Challenging Victim Blaming Language and Behaviours
Victim blaming is any language or action that implies that a person is partially or wholly responsible for abuse that has happened to them. It is harmful and can wrongfully place responsibility, shame or blame onto a victim.
The SBNI Online Safety Committee in conjunction with the UK Council for Internet Safety (UKCIS) have published Guidance for professionals on how to challenge victim blaming language and behaviours when dealing with the online experiences of children and young people.
The guidance helps professionals to understand that children can never be expected to predict, pre-empt or protect themselves from abuse, and irrespective of the content or circumstance, the responsibility always lies with the person who abused the child or young person. The guidance also offers practical steps to help professionals practice and advocate for an anti-victim blaming approach, in a constructive and supportive way.
Victim blaming is any language or action that implies (whether intentionally or unintentionally) that a person is partially or wholly responsible for abuse that has happened to them. It is harmful and can wrongfully place responsibility, shame or blame onto a victim, making them feel that they are complicit or responsible for the harm they have experienced. People of all ages can display victim blaming attitudes and it can happen both online and offline.
Technology is a big part of everyday life, bringing endless educational and social benefits and opportunities, for adults, children and young people. However, there are potential harms children and young people may encounter when online, including online child abuse, bullying, harassment or criminal exploitation. The consequences and impact of online child abuse can be just as severe as abuse experienced offline. For more information see NSPCC’s 2017 report Everyone deserves to be happy and safe.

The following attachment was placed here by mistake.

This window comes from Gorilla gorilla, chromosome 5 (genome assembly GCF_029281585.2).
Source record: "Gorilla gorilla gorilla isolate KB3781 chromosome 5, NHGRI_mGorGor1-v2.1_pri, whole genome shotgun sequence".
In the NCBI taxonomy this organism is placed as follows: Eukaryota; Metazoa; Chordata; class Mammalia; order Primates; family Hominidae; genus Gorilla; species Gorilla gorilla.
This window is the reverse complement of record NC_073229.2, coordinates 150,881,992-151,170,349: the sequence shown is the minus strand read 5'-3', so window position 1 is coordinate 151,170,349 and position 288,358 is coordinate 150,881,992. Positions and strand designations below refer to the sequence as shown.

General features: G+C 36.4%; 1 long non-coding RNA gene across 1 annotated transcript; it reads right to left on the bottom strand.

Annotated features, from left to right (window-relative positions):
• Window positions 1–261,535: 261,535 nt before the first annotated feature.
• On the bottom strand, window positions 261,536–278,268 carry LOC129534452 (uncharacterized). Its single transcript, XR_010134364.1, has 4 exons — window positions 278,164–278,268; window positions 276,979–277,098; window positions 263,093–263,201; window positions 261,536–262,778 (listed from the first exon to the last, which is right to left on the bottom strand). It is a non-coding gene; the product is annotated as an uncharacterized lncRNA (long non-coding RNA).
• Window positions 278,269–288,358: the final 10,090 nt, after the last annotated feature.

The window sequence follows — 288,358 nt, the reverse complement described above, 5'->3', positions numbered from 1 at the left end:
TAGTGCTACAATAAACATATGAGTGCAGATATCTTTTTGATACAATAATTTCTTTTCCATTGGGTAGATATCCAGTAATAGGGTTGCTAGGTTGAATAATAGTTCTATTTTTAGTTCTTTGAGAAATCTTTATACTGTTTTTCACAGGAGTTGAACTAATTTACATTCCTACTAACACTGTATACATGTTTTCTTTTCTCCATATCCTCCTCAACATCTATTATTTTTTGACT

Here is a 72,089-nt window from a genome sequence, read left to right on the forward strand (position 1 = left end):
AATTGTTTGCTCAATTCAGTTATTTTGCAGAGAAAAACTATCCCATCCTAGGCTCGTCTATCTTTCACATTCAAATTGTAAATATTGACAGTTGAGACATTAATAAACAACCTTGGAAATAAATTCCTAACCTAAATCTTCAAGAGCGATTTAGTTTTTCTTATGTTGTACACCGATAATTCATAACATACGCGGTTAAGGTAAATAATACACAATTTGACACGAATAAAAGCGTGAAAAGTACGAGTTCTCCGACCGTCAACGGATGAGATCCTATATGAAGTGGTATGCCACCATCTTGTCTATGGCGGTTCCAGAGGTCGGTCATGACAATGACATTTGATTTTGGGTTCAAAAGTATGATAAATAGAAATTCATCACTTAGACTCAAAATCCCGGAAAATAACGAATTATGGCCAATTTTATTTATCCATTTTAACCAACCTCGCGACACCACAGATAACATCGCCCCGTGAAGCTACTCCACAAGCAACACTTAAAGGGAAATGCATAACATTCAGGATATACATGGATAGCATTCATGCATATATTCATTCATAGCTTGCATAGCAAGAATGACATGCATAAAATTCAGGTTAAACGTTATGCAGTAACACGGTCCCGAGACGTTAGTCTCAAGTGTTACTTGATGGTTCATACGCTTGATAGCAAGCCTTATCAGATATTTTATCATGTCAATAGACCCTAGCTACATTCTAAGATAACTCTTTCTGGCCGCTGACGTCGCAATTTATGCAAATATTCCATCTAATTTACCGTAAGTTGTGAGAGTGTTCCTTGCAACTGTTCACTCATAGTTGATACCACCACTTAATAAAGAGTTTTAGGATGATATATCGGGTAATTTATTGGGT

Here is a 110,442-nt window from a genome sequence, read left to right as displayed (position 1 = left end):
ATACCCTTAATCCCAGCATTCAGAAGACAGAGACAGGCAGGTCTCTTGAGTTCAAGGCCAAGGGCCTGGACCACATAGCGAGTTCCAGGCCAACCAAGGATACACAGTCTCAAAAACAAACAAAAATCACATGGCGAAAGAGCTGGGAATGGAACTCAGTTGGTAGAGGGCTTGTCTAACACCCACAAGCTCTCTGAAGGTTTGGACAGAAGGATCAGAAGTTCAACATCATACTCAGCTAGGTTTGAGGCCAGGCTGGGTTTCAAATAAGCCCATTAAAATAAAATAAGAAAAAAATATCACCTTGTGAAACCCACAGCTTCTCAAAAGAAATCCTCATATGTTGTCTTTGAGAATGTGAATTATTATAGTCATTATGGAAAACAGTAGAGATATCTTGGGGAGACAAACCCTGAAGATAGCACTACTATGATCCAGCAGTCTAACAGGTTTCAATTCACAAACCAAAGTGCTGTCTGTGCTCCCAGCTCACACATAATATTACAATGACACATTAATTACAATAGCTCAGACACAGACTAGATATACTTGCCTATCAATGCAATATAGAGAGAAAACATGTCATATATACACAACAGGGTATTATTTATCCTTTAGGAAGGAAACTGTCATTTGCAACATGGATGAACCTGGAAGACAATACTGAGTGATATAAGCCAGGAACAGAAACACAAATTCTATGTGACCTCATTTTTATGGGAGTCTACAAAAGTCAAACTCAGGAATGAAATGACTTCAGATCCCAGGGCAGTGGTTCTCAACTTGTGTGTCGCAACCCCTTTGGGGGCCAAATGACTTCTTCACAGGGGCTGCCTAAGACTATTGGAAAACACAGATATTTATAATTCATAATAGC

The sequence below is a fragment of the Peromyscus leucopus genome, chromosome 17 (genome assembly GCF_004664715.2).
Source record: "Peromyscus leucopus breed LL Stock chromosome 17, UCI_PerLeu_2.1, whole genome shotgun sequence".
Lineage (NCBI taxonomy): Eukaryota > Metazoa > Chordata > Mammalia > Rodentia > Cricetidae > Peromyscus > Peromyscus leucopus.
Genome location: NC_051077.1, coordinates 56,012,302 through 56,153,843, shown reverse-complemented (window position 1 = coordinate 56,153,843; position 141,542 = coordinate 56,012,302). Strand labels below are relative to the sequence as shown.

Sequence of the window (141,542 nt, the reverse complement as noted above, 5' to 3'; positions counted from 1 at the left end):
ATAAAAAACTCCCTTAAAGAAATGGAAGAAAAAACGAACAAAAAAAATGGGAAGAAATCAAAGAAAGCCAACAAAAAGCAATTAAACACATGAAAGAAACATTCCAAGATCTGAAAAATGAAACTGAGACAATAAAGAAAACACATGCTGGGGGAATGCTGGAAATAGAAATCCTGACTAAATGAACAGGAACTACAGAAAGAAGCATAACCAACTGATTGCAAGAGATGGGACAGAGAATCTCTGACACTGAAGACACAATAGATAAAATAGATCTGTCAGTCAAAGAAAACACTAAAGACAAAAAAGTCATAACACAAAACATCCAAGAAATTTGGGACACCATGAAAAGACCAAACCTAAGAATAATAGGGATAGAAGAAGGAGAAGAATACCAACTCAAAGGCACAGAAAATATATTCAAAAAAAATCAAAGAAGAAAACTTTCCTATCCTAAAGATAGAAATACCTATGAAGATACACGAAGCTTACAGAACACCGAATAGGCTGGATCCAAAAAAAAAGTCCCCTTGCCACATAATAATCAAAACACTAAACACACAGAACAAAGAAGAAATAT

Blaming children and young people for their own abuse is never acceptable. Professionals should clearly understand that children can never be expected to predict, pre-empt or protect themselves from abuse. Irrespective of the context or circumstance, the responsibility always lies with the person who abused the child or young person
Children and young people may feel they are to blame
One of the greatest barriers to a child or young person seeking help and reporting online abuse, is feeling they are to blame for something that has happened to them. When professionals working with the child or young person speak or behave in such a way that reinforces this feeling of self-blame, the impact of the abuse the child or young person has already experienced may be greater, leading to a longer recovery.
In contrast, positive responses (where victim blaming attitudes are not present) can reduce feelings of post-traumatic stress, depression and health issues (Campbell, 2001) which a young person may experience as a result of abuse occurring. They can also encourage other children and young people to report their online experiences.
Children and young people’s experiences may not be treated as a safeguarding concern